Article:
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Plane Sleeping At Times May Not Good For Your Ears

Dorathy Gass

Avid flyers generally have a snooze or two while flying; it often depends on how early or late you are departing, your flight length, and whether or not you are adequately pre occupied or entertained while up in the air. Still, a Fox News report recently suggested that sleeping on planes may not be good for you, your ears, or health.

Uh oh.

Well, there is a catch. It’s not necessarily good to sleep on a plane during descent or takeoff.

According to the report by Travelweek, the air pressure in an airplane cabin can rapidly change when it is ascending into the air or descending back to your destination point. Due to improper acclimatizing, as such, a person’s eardrums can suffer the most, causing one’s Eustachian tubes to feel a vacuum effect that causes a clogged or blocked feeling to occur.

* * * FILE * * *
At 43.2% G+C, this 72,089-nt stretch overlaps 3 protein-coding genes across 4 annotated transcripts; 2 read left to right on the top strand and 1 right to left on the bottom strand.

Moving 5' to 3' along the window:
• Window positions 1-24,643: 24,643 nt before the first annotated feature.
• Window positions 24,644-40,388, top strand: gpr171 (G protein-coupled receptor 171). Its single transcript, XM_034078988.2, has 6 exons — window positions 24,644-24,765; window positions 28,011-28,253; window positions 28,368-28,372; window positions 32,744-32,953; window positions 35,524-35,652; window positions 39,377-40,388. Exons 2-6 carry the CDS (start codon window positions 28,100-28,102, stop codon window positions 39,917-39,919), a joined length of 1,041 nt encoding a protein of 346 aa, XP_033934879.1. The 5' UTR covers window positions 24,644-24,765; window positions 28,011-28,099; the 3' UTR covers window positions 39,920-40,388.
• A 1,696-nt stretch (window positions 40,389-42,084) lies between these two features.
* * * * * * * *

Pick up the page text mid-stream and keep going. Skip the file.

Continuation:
What to do? Well, it may just mean a minor rearranging of your plane nap time. Angela Chalmers, British pharmacist, offered a piece of advice to flyers who love to sleep while traveling the friendly skies. Simply stay awake while taking off and descent. This will allow you to yawn and swallow as much as possible to help decrease that pressure in your ear drums; you may feel a ‘pop’ occur as such, which can be a relief to some. Drinking water, sucking on candy, gum-chewing, as well as blowing your nose can also help to pop ears and should be done during takeoff and descent, especially for those who have a sensitivity to air pressure in their ears.

So, no sleeping while taking off or descending! Even if you are exhausted. It’s also important to note, should your ears still be blocked after you have flown, you may want to visit your doctor or local healthcare facility. As per MedlinePlus, ear blockage can progress into more complicated health conditions like nosebleeds, ear infections, damage to the eardrums, and potential hearing loss.